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Amanda Ellis is the dental intern with Advanstar’s Dental Products Report. She is a pre-dental student studying biochemistry at John Carroll University. She is president of John Carroll’s Pre-Dental Society, a member of the American Student Dental Association, and is involved with the Jefferson J. Jones, DMD, Health Legacy of Cleveland Pre-Dental Mentoring Program. She can be reached by email at email@example.com.
Dental systems research firm Software Advice recently shared the opportunity for dental practices to communicate the risk of traveling abroad for dental care to patients. As “dental tourism” becomes a growing trend in the U.S., Software Advice surveyed a random sample of 1,155 U.S. patients to see which patients are most likely to travel for dental care, and what might cause them to reconsider. Check out the survey results...
It is not surprising to see that the patient’s primary concern is the treatment cost because the prices of many dental procedures reach thousands of dollars. The appeal of “dental tourism” is saving money because procedures abroad could be two-thirds less in cost.
Other major concerns that patients have with getting dental care are treatment and recovery time and the fear of pain. Although these are common patient concerns, they did not show a significant influence on the sample population. Thirty-five percent of patients surveyed did not share these three main concerns, but some shared the concern of dentist-patient communication.
This concern can be easily overcome by opening the communication channel between all members of the dental team and the patient. Developing communication can help practices address patient’s concerns of the cost and pain associated with the treatment plan, and help patients to understand the importance of receiving treatment in the US.
While many assume that only the uninsured patients travel abroad to receive dental treatment, the average dental tourist does have dental insurance and can afford treatment. Seventeen percent of insured patients shared their interest in traveling abroad to receive lower costs for treatment. Software Advice shared that dentists should take this opportunity to help patients reconsider traveling for dental care because of the risks associated with receiving care abroad and the long-term benefits of receiving American dental care.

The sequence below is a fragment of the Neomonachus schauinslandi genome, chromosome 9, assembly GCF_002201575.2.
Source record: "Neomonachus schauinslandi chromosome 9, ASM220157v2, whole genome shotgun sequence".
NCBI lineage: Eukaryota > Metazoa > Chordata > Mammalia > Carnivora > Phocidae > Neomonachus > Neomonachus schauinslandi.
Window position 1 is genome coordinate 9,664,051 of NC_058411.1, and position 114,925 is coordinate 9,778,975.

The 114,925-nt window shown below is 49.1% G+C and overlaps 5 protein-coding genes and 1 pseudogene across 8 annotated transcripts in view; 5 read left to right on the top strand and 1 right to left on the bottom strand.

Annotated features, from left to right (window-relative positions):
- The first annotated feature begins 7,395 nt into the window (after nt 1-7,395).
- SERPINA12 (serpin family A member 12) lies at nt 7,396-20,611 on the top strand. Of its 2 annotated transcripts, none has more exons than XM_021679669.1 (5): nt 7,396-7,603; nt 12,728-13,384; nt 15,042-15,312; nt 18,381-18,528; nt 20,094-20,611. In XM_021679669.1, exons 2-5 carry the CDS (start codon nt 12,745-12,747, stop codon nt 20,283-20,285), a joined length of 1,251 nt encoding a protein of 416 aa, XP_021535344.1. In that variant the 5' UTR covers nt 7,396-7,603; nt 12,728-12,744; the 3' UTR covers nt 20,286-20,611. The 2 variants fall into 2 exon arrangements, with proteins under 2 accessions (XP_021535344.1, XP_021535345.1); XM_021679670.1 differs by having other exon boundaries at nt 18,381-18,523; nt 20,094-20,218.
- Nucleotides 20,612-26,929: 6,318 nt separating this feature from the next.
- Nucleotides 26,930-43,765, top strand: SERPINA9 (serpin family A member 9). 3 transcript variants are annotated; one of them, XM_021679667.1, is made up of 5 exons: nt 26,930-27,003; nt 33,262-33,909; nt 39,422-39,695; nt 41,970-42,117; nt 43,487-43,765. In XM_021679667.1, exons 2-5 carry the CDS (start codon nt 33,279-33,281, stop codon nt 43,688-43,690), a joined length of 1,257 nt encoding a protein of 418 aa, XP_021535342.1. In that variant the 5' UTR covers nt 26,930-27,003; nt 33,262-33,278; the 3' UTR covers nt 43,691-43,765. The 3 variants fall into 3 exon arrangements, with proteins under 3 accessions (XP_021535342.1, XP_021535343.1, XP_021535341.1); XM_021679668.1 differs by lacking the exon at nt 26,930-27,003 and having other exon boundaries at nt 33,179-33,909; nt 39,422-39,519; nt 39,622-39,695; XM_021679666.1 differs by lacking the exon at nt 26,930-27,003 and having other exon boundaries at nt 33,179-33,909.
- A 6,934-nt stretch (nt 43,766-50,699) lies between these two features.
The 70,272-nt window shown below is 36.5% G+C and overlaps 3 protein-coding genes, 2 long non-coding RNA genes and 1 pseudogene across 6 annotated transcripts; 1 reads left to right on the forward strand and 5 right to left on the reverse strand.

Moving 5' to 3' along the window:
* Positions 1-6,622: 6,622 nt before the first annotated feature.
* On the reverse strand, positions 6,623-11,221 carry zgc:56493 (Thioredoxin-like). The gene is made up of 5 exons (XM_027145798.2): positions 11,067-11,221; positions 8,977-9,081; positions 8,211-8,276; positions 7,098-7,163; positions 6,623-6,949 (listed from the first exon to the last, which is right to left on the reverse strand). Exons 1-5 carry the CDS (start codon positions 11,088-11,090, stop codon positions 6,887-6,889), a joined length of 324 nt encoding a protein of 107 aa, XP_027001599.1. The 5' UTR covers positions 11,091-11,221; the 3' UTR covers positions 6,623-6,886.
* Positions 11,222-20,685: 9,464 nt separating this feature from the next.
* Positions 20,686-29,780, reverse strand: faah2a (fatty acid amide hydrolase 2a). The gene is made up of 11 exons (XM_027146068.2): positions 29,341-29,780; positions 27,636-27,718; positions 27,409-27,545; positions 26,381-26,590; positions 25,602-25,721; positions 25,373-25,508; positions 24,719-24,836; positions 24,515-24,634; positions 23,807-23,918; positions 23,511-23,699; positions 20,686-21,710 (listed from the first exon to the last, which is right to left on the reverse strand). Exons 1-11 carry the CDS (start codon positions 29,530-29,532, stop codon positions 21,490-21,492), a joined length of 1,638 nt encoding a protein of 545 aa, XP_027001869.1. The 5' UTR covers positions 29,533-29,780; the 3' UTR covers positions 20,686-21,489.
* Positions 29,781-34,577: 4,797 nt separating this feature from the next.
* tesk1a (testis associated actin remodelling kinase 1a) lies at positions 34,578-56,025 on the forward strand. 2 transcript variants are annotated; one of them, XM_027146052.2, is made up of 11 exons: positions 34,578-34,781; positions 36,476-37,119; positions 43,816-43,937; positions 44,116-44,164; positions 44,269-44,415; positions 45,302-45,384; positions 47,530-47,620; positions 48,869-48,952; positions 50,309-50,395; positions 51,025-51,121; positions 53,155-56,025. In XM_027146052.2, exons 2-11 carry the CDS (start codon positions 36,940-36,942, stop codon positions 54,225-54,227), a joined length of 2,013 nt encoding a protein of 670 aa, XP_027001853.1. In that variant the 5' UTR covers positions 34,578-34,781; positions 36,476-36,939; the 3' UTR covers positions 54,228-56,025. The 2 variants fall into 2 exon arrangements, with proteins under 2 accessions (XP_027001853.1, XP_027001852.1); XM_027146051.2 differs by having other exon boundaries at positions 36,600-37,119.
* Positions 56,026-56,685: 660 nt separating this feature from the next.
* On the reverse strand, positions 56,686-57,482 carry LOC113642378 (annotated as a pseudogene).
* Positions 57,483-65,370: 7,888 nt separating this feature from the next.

When survey, 25% of Americans in the Western states were willing to travel abroad for cheaper dental care. Software Advice shares that patients in Western U.S. are most likely to travel abroad because of the proximity to Mexico, so less money would be spent in travel costs.
When the patients were asked what would persuade them to travel abroad for dental care even if the cost of the dental procedure was lower, 56% of patients said that nothing would persuade them. Health risk was the main reason patients said that they would reconsider receiving the more expensive healthcare in the U.S.
Dentists should use this as an opportunity for dentists and their practices to share the health risks with traveling abroad for dental care. Risks include possible worsening the existing problem and the need for further treatment which could eventually lead to higher long term costs. If practices see that the main concern for patients is the cost and that patients are willing to stay in the U.S. for care, this opens the opportunity for discussion of payment plans.
From this survey, patients prefer in-office conversation when discussing the health risks associated with dental tourism. It is beneficial to the dental practices to use in-office discussions because these are more personable ways of communicating with patients and it is an effective way to learn about and discuss the patients concerns.
Because posters and brochures are the second highest method, dental practices can use these tools as a way to draw the patient’s attention to the subject and start the conversation of the risks associated with dental tourism.
For more information regarding dental tourism and to see how to start the conversation, click here to see the full discussion of the survey performed by Software Applications.